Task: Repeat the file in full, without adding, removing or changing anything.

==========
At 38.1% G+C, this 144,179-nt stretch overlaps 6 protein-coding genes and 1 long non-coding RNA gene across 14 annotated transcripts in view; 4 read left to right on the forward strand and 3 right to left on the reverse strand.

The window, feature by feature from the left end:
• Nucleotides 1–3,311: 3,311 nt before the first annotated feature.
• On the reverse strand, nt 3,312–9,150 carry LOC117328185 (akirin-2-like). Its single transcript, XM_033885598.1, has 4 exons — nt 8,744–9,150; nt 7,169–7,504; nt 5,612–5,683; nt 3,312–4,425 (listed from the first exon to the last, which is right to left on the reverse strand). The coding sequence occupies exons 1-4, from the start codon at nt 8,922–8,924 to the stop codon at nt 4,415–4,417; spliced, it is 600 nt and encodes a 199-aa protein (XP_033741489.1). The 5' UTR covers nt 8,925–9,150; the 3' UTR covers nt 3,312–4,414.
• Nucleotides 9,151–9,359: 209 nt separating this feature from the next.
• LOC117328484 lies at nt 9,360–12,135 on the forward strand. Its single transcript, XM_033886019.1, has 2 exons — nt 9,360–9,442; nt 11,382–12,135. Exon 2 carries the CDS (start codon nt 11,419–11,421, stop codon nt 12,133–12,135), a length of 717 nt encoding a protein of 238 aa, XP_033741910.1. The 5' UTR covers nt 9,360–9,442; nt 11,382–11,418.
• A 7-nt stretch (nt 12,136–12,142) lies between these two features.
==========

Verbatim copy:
At 38.1% G+C, this 144,179-nt stretch overlaps 6 protein-coding genes and 1 long non-coding RNA gene across 14 annotated transcripts in view; 4 read left to right on the forward strand and 3 right to left on the reverse strand.

The window, feature by feature from the left end:
• Nucleotides 1–3,311: 3,311 nt before the first annotated feature.
• On the reverse strand, nt 3,312–9,150 carry LOC117328185 (akirin-2-like). Its single transcript, XM_033885598.1, has 4 exons — nt 8,744–9,150; nt 7,169–7,504; nt 5,612–5,683; nt 3,312–4,425 (listed from the first exon to the last, which is right to left on the reverse strand). The coding sequence occupies exons 1-4, from the start codon at nt 8,922–8,924 to the stop codon at nt 4,415–4,417; spliced, it is 600 nt and encodes a 199-aa protein (XP_033741489.1). The 5' UTR covers nt 8,925–9,150; the 3' UTR covers nt 3,312–4,414.
• Nucleotides 9,151–9,359: 209 nt separating this feature from the next.
• LOC117328484 lies at nt 9,360–12,135 on the forward strand. Its single transcript, XM_033886019.1, has 2 exons — nt 9,360–9,442; nt 11,382–12,135. Exon 2 carries the CDS (start codon nt 11,419–11,421, stop codon nt 12,133–12,135), a length of 717 nt encoding a protein of 238 aa, XP_033741910.1. The 5' UTR covers nt 9,360–9,442; nt 11,382–11,418.
• A 7-nt stretch (nt 12,136–12,142) lies between these two features.